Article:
Video evidence key in boy's gun show death
Attorneys say the videotape is gruesome and will elicit an emotional reaction from jurors and prejudice them against the chief
By Denise Lavoie
BOSTON — As a former police chief heads to trial on manslaughter charges in the accidental shooting death of an 8-year-old boy at a gun fair, prosecutors and defense attorneys are wrangling over a horrific piece of evidence: a videotape of the shooting taken by the boy's father.
Former Pelham, Massachusetts police chief Edward Fleury is scheduled to go on trial next week in the 2008 death of Christopher Bizilj. The boy was killed when he lost control of an Uzi submachine gun at a gun fair and shot himself in the head.
Fleury's attorneys say the videotape is gruesome and is likely to elicit an emotional reaction from jurors and prejudice them against their client. They are asking the judge to keep the videotape out of the trial or, if not, then to bar prosecutors from playing the audio portion of the tape, which includes the father's anguished reaction to the death of his son.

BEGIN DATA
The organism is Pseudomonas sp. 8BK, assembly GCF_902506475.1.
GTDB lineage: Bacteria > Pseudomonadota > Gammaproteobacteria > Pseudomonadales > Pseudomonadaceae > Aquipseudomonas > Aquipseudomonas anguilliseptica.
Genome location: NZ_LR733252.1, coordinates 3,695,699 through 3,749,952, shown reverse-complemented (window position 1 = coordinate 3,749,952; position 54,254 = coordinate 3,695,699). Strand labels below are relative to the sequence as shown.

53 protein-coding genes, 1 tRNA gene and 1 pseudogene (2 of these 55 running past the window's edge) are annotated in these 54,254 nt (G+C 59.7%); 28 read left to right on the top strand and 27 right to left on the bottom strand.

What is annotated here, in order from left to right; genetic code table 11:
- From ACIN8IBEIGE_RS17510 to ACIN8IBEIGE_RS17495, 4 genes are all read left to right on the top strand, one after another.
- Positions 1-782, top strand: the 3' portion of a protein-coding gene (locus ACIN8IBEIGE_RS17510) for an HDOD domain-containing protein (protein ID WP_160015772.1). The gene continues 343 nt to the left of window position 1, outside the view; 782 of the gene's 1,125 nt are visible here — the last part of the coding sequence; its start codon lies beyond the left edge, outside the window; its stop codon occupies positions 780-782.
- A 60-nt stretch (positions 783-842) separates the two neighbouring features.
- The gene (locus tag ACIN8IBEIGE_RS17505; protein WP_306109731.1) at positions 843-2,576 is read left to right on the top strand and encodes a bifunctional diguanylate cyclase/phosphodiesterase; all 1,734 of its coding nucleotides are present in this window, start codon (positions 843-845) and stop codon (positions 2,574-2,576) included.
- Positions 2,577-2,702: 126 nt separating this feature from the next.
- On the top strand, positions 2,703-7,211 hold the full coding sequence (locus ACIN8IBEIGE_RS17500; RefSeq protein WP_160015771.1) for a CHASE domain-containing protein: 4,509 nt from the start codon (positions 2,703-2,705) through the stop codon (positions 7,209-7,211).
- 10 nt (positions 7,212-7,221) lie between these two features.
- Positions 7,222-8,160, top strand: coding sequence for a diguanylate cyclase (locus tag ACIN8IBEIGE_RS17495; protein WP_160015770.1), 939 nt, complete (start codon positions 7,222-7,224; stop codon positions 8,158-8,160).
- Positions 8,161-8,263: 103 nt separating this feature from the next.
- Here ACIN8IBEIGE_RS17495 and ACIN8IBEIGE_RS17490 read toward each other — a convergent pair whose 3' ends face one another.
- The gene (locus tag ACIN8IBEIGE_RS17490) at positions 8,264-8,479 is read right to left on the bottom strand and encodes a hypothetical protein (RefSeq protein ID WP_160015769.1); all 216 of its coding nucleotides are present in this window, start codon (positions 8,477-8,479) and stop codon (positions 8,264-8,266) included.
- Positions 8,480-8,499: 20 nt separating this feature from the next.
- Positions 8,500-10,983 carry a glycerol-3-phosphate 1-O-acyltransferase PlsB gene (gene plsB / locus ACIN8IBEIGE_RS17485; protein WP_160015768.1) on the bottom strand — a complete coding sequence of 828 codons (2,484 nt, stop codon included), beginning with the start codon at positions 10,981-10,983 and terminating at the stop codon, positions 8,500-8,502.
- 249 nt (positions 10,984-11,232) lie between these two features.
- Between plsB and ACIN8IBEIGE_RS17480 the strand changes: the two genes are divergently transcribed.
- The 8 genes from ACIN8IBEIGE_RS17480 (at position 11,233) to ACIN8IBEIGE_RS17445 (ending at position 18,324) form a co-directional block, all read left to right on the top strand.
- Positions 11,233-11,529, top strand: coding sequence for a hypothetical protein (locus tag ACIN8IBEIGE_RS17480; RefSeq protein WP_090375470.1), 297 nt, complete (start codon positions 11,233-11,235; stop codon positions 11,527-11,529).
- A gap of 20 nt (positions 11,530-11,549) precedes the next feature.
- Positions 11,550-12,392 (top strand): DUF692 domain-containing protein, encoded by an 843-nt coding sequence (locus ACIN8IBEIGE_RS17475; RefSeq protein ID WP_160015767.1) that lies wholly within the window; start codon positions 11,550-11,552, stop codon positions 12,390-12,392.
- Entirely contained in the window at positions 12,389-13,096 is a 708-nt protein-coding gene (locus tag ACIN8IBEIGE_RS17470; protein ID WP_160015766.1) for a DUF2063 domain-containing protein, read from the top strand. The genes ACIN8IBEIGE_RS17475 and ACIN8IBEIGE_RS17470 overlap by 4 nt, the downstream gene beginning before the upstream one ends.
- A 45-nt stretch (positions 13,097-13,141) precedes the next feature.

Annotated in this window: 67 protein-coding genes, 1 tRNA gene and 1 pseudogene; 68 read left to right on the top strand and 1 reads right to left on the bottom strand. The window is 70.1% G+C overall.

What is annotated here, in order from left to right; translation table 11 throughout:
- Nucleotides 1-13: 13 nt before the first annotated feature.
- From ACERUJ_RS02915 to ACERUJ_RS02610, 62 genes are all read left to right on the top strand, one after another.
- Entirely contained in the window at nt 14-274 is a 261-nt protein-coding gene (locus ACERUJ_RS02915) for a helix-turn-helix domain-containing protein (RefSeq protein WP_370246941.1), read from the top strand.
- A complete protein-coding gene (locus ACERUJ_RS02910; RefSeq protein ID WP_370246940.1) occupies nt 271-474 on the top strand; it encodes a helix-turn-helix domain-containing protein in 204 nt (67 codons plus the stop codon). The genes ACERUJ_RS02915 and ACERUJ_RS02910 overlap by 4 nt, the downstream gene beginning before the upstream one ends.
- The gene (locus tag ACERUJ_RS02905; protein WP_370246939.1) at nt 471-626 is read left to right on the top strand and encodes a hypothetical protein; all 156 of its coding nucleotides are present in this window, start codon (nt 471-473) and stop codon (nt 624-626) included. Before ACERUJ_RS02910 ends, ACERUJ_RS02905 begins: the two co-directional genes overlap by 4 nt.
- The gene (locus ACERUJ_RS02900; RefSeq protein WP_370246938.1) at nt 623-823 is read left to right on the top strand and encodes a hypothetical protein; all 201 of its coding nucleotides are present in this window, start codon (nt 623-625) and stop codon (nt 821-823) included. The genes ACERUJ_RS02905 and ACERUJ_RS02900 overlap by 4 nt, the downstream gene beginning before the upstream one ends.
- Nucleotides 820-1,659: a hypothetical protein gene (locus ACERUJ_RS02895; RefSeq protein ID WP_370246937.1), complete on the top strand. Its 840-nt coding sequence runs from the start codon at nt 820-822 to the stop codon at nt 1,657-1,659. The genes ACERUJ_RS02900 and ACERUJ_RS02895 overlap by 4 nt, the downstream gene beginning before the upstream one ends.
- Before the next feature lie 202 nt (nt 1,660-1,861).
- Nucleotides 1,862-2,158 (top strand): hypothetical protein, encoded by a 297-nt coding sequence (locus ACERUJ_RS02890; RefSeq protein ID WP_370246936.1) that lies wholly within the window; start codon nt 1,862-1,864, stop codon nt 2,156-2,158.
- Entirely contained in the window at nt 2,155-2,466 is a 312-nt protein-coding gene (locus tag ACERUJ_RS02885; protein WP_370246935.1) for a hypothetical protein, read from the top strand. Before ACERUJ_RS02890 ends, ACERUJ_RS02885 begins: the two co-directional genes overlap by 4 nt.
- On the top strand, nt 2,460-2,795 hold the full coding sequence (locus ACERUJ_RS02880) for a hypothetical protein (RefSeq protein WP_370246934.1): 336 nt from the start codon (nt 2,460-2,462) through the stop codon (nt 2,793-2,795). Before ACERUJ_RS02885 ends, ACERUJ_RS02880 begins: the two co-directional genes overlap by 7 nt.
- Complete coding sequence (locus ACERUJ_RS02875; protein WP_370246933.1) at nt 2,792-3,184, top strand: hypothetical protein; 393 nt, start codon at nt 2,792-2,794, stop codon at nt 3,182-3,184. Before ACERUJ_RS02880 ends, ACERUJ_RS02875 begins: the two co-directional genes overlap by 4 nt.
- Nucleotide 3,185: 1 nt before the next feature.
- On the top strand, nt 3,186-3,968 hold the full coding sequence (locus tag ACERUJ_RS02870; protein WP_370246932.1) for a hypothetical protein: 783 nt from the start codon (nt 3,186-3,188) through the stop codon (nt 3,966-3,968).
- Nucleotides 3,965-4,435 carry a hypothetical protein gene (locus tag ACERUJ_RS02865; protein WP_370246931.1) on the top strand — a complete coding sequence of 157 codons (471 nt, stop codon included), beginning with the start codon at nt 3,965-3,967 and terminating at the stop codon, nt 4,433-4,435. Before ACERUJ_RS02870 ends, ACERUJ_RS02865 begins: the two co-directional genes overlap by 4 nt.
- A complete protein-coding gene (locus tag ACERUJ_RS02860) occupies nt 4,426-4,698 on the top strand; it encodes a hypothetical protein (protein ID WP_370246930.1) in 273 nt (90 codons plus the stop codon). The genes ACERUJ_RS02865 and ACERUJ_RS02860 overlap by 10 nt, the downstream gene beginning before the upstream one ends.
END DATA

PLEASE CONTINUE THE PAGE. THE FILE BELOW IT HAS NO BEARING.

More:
Dr. Charles Bizilj brought his two sons to an annual gun show at the Westfield Sportsman's Club on Oct. 26, 2008, and was standing nearby as Christopher fired a 9mm micro Uzi submachine gun at a pumpkin. The boy lost control of the gun as it recoiled.
One of Fleury's lawyer, Rosemary Curran Scapicchio, said the videotape is graphic and could evoke bias against her client. Fleury, who owned the company that organized the event, has pleaded not guilty.
"I'd hate to have the jurors not be able to remain impartial after they've seen the video," Scapicchio said.
Hampden District Attorney William Bennett did not return a call seeking comment on the video.
Edward P. Ryan Jr., a defense lawyer and former president of the Massachusetts Bar Association, said the judge will have to weigh whether the videotape helps to prove a fact or issue in the case against whether it is unduly prejudicial to Fleury to have jurors watch it.
"Ultimately, I think the judge will let it in," said Ryan, who is not involved in the case.
"It depicts the gun in operation. It could help the jury make a determination as to whether or not allowing the boy to fire the weapon is wanton or reckless," he said. "They get to see the circumstances under which the gun was fired."